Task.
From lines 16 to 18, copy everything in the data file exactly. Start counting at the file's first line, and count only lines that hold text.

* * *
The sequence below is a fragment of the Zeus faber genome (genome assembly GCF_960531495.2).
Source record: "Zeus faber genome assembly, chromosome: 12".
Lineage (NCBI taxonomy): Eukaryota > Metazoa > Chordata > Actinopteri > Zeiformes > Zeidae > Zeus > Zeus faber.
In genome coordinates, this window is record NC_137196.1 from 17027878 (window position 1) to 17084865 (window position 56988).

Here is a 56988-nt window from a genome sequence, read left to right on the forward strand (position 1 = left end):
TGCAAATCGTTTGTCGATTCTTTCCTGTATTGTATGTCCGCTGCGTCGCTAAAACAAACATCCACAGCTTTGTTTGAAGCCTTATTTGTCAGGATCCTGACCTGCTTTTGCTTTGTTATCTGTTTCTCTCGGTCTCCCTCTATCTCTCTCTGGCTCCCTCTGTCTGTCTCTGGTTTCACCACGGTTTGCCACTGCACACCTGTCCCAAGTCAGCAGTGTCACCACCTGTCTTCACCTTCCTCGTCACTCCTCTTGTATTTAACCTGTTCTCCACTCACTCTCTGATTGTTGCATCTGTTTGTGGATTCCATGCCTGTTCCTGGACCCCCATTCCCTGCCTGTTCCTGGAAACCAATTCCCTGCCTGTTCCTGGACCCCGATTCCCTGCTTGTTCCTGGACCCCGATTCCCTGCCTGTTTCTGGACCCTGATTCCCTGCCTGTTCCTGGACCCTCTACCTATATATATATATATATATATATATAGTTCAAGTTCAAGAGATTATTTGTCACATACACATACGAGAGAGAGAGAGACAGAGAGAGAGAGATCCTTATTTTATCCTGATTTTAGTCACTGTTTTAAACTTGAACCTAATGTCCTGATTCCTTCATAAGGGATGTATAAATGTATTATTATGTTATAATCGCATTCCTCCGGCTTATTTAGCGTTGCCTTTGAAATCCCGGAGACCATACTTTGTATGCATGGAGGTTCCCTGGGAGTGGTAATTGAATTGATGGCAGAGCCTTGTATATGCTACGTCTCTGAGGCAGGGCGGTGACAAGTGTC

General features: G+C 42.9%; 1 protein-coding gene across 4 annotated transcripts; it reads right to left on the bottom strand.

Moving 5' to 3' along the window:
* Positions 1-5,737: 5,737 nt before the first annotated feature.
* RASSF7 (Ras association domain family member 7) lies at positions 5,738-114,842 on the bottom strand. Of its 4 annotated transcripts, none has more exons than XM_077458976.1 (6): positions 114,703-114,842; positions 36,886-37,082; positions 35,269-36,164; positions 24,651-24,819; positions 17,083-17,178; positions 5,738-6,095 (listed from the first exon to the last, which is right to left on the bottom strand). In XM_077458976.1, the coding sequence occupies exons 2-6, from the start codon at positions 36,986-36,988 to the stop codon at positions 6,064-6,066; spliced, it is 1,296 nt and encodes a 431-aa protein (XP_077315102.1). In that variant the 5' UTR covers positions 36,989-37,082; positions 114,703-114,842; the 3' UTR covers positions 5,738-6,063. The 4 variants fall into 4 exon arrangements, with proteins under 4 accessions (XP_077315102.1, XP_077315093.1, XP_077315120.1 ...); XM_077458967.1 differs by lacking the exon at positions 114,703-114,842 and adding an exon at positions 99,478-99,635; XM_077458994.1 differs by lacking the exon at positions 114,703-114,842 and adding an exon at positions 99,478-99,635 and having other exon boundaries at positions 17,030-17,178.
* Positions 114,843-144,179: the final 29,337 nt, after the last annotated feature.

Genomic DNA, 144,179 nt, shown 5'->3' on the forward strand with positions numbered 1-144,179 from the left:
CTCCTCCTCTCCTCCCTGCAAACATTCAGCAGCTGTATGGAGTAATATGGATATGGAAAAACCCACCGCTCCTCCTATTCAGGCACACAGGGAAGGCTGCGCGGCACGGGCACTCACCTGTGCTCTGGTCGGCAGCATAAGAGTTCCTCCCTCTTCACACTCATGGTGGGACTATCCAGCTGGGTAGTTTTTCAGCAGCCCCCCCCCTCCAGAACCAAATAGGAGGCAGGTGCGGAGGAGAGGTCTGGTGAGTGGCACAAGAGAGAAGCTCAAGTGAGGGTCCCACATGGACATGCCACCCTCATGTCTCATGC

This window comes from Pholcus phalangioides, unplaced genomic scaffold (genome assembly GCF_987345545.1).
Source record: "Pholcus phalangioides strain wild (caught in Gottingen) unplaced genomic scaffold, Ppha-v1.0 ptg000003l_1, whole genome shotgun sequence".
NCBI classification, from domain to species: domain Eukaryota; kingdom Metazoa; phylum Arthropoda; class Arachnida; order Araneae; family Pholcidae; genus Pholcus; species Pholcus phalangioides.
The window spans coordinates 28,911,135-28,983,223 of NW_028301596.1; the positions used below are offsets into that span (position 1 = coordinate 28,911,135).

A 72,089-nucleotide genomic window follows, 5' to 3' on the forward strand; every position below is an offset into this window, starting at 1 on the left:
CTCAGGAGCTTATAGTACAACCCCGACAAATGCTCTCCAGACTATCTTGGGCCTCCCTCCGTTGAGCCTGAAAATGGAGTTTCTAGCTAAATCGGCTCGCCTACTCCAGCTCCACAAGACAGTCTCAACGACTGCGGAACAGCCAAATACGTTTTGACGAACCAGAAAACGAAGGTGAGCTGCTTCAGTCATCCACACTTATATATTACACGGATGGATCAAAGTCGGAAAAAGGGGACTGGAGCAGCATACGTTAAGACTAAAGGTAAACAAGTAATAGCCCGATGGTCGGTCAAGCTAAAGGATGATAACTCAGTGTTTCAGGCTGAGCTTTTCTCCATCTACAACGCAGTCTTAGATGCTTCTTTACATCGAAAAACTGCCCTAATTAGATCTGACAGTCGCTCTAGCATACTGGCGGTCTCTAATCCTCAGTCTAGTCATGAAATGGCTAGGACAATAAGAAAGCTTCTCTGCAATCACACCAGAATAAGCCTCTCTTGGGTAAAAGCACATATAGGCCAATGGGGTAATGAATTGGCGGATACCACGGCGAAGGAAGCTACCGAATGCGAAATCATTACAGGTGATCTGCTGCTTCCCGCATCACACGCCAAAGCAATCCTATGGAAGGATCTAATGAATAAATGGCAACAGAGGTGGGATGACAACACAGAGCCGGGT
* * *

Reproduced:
NCBI classification, from domain to species: domain Eukaryota; kingdom Metazoa; phylum Arthropoda; class Arachnida; order Araneae; family Pholcidae; genus Pholcus; species Pholcus phalangioides.
The window spans coordinates 28,911,135-28,983,223 of NW_028301596.1; the positions used below are offsets into that span (position 1 = coordinate 28,911,135).

A 72,089-nucleotide genomic window follows, 5' to 3' on the forward strand; every position below is an offset into this window, starting at 1 on the left: